"Batman" #126 delivers an answer by revealing that Oswald Cobblepot has not died; he merely underwent plastic surgery to reduce his famously beak-like nose, dyed his hair blond, and relocated to Metropolis under the secret identity of Paul Meredith, harmless proprietor of Blossoms florist.

Black Noir

Up until Season 3 of "The Boys," all we really know about Black Noir is that he doesn't say much and often takes the lives of other human beings with gruesome efficiency. In Season 3, we learn the vortex of voiceless violence once fought as a member of Soldier Boy's team, Payback. His falling out with the patriotic phony during the 1980s eventually comes around to bite him in the butt and provide a basis for this particular season's storyline. Also, Noir constantly hallucinates adorable talking animals depicted in the style of old-school Disney animation, and probably has been doing so this entire time. 

When Homelander finds out Noir has always known the awful secret of his parentage, he punches clean through Noir's stomach and pulls a bunch of his guts out. As far as deaths on "The Boys" go, it's arguably a little anti-climactic for a character who's been around since Season 1. It also means that Homelander, A-Train, and the Deep are the only remaining members of the Seven still active after three seasons of gloriously absurd action.


Back when he was the X-Men's primary villain, plenty of folks accused Magneto of being heartless. Leave it to Thanos' great uncle to turn a figurative accusation into a fatal reality for the Master of Magnetism. 

Then again, death is really more like a suggestion than an inevitability for a guy like Max Eisenhardt. As documented in 2019's "House of X/Powers of X," the X-Men have figured out resurrection, granting de facto immortality to all mutants. Always a trailblazer, Magneto relinquishes his eternal existence in order to more effectively co-govern Arakko, the planet formerly known as Mars. Not long after this decision, the Eternal Uranos launches a ruthless onslaught against the Arakki population.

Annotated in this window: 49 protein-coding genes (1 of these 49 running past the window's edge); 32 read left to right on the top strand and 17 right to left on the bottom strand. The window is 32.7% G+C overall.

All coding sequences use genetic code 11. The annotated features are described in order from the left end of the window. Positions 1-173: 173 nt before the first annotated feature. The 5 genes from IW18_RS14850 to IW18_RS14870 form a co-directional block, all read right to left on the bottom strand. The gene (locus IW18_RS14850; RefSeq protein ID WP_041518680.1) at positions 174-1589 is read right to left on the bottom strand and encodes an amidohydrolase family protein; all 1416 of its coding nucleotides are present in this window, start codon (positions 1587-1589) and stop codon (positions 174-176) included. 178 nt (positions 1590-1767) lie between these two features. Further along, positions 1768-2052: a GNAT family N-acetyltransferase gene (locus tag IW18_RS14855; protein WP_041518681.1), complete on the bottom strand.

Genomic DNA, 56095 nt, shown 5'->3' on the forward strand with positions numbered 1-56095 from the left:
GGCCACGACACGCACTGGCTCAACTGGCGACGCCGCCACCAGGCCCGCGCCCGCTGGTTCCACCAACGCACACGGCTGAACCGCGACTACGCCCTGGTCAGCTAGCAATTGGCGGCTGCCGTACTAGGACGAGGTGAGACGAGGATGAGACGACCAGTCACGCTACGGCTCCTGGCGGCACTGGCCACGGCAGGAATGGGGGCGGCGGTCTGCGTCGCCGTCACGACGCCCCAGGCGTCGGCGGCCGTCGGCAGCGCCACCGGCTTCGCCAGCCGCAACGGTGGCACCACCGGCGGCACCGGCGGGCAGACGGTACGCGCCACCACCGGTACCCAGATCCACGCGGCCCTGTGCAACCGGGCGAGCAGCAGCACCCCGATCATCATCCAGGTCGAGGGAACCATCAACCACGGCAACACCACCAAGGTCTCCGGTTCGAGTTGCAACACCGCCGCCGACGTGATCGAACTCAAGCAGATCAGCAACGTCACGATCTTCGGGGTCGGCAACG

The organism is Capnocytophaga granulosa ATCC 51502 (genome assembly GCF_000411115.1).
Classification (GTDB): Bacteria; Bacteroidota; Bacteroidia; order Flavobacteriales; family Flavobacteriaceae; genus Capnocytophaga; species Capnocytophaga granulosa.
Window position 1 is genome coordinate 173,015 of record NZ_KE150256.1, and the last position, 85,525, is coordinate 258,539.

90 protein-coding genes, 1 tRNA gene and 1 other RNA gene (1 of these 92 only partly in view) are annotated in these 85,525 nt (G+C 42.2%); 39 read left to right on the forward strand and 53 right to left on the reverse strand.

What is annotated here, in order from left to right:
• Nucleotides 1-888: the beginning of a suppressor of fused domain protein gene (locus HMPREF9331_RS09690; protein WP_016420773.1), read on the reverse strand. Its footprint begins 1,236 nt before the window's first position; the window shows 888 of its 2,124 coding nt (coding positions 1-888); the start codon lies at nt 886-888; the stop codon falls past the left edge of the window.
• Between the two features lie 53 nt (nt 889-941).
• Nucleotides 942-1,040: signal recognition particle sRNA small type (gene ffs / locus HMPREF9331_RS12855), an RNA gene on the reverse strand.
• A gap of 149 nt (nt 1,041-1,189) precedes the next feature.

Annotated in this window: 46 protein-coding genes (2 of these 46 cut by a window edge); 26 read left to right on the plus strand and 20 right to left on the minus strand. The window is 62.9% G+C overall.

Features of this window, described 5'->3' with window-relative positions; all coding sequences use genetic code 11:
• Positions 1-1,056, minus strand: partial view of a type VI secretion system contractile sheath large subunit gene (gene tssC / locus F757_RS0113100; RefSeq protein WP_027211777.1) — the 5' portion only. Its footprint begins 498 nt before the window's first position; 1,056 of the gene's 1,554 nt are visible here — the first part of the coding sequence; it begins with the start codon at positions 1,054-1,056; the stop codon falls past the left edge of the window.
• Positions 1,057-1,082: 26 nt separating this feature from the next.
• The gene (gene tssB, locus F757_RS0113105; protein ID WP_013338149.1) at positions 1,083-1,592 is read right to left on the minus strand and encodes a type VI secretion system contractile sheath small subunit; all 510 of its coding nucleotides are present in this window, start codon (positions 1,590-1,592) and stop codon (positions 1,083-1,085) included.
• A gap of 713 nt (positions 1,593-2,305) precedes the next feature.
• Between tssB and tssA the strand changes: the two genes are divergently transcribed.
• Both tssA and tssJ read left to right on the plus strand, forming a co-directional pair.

In a valiant defense of his people, Magneto faces Uranos and promptly finds  himself lacking a central circulatory organ. With assistance from Storm, Max keeps his blood pumping with a stunning display of magnetic force and eventually dispatches Uranos. But the effort of thwarting a planetary threat without access to a heart proves too much, and Magneto succumbs to the gaping wound in the middle of his chest in "X-Men: Red" #7.

Magneto has dictated that he shouldn't be brought back. But whether or not he ends up returning to the living is largely irrelevant. The important takeaway here is that long-time "X-Men" nerds who prefer stories that depict the character formerly known as Erik Magnus Lehnsherr as the butt-kicker to end all butt-kicking should absolutely not sleep on 2022's "X-Men: Red." 

Black Panther (T'Challa)

Chadwick Boseman passed away in 2020, but the on-screen death of King T'Challa doesn't occur in canon until the soul-destroying first scene of "Black Panther: Wakanda Forever." Stricken with an unexpected terminal illness, T'Challa can't access the healing properties of the heart-shaped herb because Killmonger torched the royal supply in 2018's "Black Panther." Shuri is on the cusp of developing a synthetic heart-shaped herb replacement, but doesn't manage to finish the job in time to save her only sibling. It's instantly the saddest thing that's ever happened in the MCU, in part because T'Challa isn't brought down by Killmonger or Thanos. Instead, his killer is something entirely real: an illness, of the sort so many non-celluloid people die from. It's an invisible but omnipresent enemy, part of a world with a predilection for tragic flukes. The fact that it mimics the actor's real-life death makes it even more gutting.

Queen Ramonda

"Black Panther: Wakanda Forever" certainly compensates for the first "Black Panther" film's underutilization of Angela Bassett's Queen Ramonda, whose tumultuous anguish and steely sense of duty to her nation and remaining loved ones provide a number of the movie's dramatic high points. 

While Shuri escapes into super-science and shuts off her emotions to avoid mourning her brother and processing her grief, the wiser Ramonda tries to nudge her daughter onto a healthier trajectory. Shuri's probably in a better headspace by the end of the movie, but Ramonda isn't around to see it. She drowns rescuing Riri Williams after Namor blows up the royal throne room during the Talokanil attack on Wakanda. T'Challa establishes an unofficial Black Panther policy against revenge all the way back in 2016's "Captain America: Civil War," but after Namor kills Ramonda, even the most pacifistic MCU fan might find themselves rooting for Shuri to put a sharp piece of vibranium between Namor's neck and the rest of his body. 

Doctor Fate

It's a little surprising that it took Pierce Brosnan — or as '90s kids know him, "James Bond" — this long to find his way into a superhero movie, and it's equally surprising to see the Justice Society of America lending their retro-cred to one of DC's only movies get to a theatrical release in 2022. While the proto-Justice League came to be in comics first published in the early 1940s, the wholesome team has experienced hills and valleys of relevance ever since, with a particular highpoint occurring during the 2000s "JSA" series that helped established Geoff Johns as one of DC's most influential creatives.